Panic buttons demanded as violence surges in New York

In just two weeks, attacks have been reported in several New York City boroughs. Bodega staff have been beaten, shot and in one case, stabbed to death

Policías investigan un robo y asesinato en un deli en Manhattan (Nueva York), en marzo de 2024.
Police officers investigate a robbery and murder at a bodega in Manhattan, New York, in March 2024.Barry Williams (Getty Images)
Ana Vidal Egea

Oralia Amad, a 41-year-old Mexican mother of three, had been working at the A&D Deli Grocery store on 188th Street in the Bronx for four months when she was brutally assaulted. The attacker was a man who had purchased a hookah for $30 at the store and had twice tried to return it without success. Two days later, on Saturday, June 22, he approached Oralia again and attacked her by hitting her over the head with a hammer, breaking her nose and rendering her unconscious.

At midnight on June 17, a 62-year-old employee suffered a skull fracture after being beaten at a store in Elmhurst, Queens. And there were two other incidents in the Bronx days later. In one, an employee was shot in the chest after an altercation with a customer at noon and in the other, the owner of 69 Deli Grocery was fatally stabbed 10 times after refusing to give change to a customer. In all cases, the criminals are still at large. That is why United Bodegas of America (UBA), an association of bodega (small grocery store) owners created in New York in 2018, launched a pilot program last week whereby it has installed panic buttons in four bodegas that are located in high-risk areas due to high levels of crime.

UBA guarantees that by pressing one of these buttons, the police, emergency services and anyone else added to the system — neighbors, family, friends, etc. — will receive an alert within two seconds. Other neighboring stores will also be monitored. The installation of the first devices was carried out with the help of the digital security company, SaferWatch. As that company’s CEO, Geno Roefaro, explained during the program’s launch, the same panic button system is already in use in several government and public buildings around the country. “This technology has already saved many lives and prevented incidents from escalating,” he said during the presentation.

From a hospital room, a still convalescing Oralia Amad asked for more panic buttons to be installed “to alert the neighbors in the area... To have more communication,” according to a video broadcast by Telemundo. There are a total of 30,000 bodegas in New York. Bodegas are part of the city’s culture; they are on every corner, and every New Yorker has their favorite. Many are open 24 hours a day, and you can get anything you need, from a carton of milk, toilet paper, chewing gum to a copy of your keys. But most importantly, employees often form a bond with customers that sometimes borders on affection. They know their names through personal relationships that have been built up over the years. Many feel as comfortable in the neighborhood bodega as they do in their own home. Protecting these establishments is also a way of caring for the city, its legacy and its inhabitants.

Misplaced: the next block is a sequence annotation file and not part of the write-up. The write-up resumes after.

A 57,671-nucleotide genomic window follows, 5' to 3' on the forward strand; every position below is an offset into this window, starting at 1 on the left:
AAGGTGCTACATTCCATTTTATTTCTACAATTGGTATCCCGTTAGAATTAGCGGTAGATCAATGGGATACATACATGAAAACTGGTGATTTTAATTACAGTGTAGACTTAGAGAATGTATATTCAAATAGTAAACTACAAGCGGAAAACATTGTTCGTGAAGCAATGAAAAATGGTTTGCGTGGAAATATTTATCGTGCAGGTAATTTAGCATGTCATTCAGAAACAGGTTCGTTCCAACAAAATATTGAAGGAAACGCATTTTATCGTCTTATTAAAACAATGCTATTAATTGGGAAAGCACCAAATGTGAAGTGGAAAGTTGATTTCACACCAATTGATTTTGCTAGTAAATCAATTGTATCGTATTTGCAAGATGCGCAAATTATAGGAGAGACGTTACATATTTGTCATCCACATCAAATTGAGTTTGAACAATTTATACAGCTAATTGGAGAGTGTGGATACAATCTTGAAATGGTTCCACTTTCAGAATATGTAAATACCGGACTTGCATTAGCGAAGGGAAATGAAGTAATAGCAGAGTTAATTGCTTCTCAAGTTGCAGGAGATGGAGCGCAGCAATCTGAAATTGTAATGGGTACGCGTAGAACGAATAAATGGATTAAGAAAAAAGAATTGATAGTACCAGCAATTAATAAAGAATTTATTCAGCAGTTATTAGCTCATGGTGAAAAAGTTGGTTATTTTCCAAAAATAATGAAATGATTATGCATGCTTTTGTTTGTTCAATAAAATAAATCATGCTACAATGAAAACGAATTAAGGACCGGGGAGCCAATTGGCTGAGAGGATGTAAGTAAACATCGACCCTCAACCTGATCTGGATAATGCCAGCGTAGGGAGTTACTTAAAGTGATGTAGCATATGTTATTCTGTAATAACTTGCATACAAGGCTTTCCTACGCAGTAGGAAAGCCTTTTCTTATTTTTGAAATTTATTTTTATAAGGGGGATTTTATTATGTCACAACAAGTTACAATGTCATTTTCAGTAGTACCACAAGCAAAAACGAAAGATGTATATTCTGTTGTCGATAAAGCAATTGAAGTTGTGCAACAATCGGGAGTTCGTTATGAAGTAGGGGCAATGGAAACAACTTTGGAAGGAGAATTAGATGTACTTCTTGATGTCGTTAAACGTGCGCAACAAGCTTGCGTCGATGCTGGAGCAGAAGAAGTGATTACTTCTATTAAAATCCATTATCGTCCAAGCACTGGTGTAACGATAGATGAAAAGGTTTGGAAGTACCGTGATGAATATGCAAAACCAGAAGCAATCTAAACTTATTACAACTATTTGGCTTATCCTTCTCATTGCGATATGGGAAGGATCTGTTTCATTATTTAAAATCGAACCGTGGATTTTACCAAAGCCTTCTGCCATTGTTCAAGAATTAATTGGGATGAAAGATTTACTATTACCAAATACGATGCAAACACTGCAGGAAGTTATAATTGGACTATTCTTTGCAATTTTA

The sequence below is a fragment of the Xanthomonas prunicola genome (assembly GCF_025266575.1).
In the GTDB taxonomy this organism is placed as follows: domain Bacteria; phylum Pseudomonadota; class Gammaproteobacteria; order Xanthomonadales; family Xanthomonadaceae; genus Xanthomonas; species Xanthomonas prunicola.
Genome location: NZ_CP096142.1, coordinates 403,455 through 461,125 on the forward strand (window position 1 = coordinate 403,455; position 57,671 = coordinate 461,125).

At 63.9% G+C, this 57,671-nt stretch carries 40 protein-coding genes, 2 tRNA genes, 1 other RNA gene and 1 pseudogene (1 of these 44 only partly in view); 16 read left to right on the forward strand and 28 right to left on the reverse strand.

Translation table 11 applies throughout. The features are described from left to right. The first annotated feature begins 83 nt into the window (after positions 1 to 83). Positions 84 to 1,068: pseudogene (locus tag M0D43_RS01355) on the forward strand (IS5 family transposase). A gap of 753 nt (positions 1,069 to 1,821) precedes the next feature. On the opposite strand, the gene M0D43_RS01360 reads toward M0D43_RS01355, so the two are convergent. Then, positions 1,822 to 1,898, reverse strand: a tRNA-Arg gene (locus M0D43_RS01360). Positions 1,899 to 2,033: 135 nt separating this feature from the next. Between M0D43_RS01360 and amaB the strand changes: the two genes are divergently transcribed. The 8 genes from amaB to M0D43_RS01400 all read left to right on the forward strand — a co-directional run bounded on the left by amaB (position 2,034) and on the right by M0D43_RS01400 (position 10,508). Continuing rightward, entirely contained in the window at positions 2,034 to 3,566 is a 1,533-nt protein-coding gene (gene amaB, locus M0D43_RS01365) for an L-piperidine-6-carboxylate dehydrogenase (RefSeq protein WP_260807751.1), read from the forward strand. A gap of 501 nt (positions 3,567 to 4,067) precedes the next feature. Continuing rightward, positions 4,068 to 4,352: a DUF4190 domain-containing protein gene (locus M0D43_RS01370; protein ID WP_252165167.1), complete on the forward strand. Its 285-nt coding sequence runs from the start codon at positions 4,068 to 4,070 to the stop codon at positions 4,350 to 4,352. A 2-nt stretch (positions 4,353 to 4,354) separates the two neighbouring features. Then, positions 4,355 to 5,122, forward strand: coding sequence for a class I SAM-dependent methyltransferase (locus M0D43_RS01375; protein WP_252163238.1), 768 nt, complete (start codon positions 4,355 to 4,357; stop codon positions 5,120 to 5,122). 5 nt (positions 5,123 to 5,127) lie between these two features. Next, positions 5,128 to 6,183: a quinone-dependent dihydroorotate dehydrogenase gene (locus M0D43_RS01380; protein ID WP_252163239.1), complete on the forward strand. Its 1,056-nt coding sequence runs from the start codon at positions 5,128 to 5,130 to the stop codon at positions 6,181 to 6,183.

En mayo de 2023, policías en un deli en Queens investigan el asesinato de un cliente altercado por un hombre ajeno al establecimiento.
In May 2023, police officers at a bodega in Queens investigate the murder of a customer.Theodore Parisienne (Getty Images)

For UBA president Fernando Radhamés Rodríguez, impunity is behind attacks. “They know there are no consequences. Even if they are taken to jail, they are released without bail. We were more protected with Giuliani and with Bloomberg,” Radhamés explains, referring to two previous New York mayors, both Republicans. “Now nobody seems to care, and they do what they want. That’s why we need more security.” So far this year, the New York Police Department has recorded a total of 8,211 robberies across the city, up 4.9% from 2023.

Radhamés points out that the episodes of violence are reaching well-to-do neighborhoods, where violence is not as common as in other areas of the city. They want the laws changed “to duly punish the wrongdoers who insult and physically and verbally assault the bodega owners,” that police surveillance be increased and that officers can be on the scene faster.

$3,000 per year per button

The biggest obstacle to expanding this pilot program is its cost: panic buttons cost around $3,000 a year to install and maintain. This is an expense that not all bodega owners can afford. The UBA has called for politicians to mobilize to ensure the safety of bodega owners and employees, with the installation of panic buttons fully or partially publicly funded, given that episodes of violence in bodegas have increased in all five boroughs of New York. So far, there has been no promise, but Radhamés is still in discussions. Oswald Feliz, Councilman for New York City’s 15th District, has publicly stated that he wants to convince his colleagues to invest $15 million in the program.

“This used to be a quiet neighborhood but now we feel very unsafe because of the robberies,” says Amir Hussein, one of the partners of the grocery and tobacco store across the street from the Bird of a Feather restaurant in Williamsburg, where armed robberies occurred on June 21 and June 27. This is unheard of in this part of Brooklyn — one of the most affluent neighborhoods of New York, also known for being one of the safest. “We’re open until 3 a.m. and if there’s a break in, we wouldn’t have time to call 911. How are we going to protect ourselves?”

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